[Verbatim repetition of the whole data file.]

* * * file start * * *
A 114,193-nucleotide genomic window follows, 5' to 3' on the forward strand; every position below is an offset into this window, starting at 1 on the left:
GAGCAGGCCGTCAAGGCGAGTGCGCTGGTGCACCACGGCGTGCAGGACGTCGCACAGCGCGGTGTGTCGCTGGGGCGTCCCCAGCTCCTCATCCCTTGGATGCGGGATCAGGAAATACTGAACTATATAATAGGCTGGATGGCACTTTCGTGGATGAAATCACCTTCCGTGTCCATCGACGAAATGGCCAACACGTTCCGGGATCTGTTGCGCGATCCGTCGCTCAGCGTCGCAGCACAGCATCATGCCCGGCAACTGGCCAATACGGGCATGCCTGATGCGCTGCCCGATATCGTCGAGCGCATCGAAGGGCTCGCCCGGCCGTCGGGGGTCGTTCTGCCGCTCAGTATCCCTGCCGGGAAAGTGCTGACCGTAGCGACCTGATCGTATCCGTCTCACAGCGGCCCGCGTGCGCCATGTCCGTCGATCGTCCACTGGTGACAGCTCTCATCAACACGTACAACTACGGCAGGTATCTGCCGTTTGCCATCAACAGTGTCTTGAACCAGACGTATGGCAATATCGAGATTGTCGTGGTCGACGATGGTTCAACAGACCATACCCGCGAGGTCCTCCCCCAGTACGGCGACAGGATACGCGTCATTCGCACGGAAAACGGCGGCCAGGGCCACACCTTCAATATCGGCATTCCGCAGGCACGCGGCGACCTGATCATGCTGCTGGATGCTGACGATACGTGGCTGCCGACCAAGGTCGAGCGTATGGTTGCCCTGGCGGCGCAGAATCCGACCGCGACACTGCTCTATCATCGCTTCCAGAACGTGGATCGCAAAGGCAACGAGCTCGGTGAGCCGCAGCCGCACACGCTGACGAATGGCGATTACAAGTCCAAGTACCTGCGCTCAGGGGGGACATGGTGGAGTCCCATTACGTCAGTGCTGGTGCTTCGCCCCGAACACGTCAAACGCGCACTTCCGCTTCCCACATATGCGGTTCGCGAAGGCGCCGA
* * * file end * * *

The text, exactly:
A 114,193-nucleotide genomic window follows, 5' to 3' on the forward strand; every position below is an offset into this window, starting at 1 on the left:
GAGCAGGCCGTCAAGGCGAGTGCGCTGGTGCACCACGGCGTGCAGGACGTCGCACAGCGCGGTGTGTCGCTGGGGCGTCCCCAGCTCCTCATCCCTTGGATGCGGGATCAGGAAATACTGAACTATATAATAGGCTGGATGGCACTTTCGTGGATGAAATCACCTTCCGTGTCCATCGACGAAATGGCCAACACGTTCCGGGATCTGTTGCGCGATCCGTCGCTCAGCGTCGCAGCACAGCATCATGCCCGGCAACTGGCCAATACGGGCATGCCTGATGCGCTGCCCGATATCGTCGAGCGCATCGAAGGGCTCGCCCGGCCGTCGGGGGTCGTTCTGCCGCTCAGTATCCCTGCCGGGAAAGTGCTGACCGTAGCGACCTGATCGTATCCGTCTCACAGCGGCCCGCGTGCGCCATGTCCGTCGATCGTCCACTGGTGACAGCTCTCATCAACACGTACAACTACGGCAGGTATCTGCCGTTTGCCATCAACAGTGTCTTGAACCAGACGTATGGCAATATCGAGATTGTCGTGGTCGACGATGGTTCAACAGACCATACCCGCGAGGTCCTCCCCCAGTACGGCGACAGGATACGCGTCATTCGCACGGAAAACGGCGGCCAGGGCCACACCTTCAATATCGGCATTCCGCAGGCACGCGGCGACCTGATCATGCTGCTGGATGCTGACGATACGTGGCTGCCGACCAAGGTCGAGCGTATGGTTGCCCTGGCGGCGCAGAATCCGACCGCGACACTGCTCTATCATCGCTTCCAGAACGTGGATCGCAAAGGCAACGAGCTCGGTGAGCCGCAGCCGCACACGCTGACGAATGGCGATTACAAGTCCAAGTACCTGCGCTCAGGGGGGACATGGTGGAGTCCCATTACGTCAGTGCTGGTGCTTCGCCCCGAACACGTCAAACGCGCACTTCCGCTTCCCACATATGCGGTTCGCGAAGGCGCCGA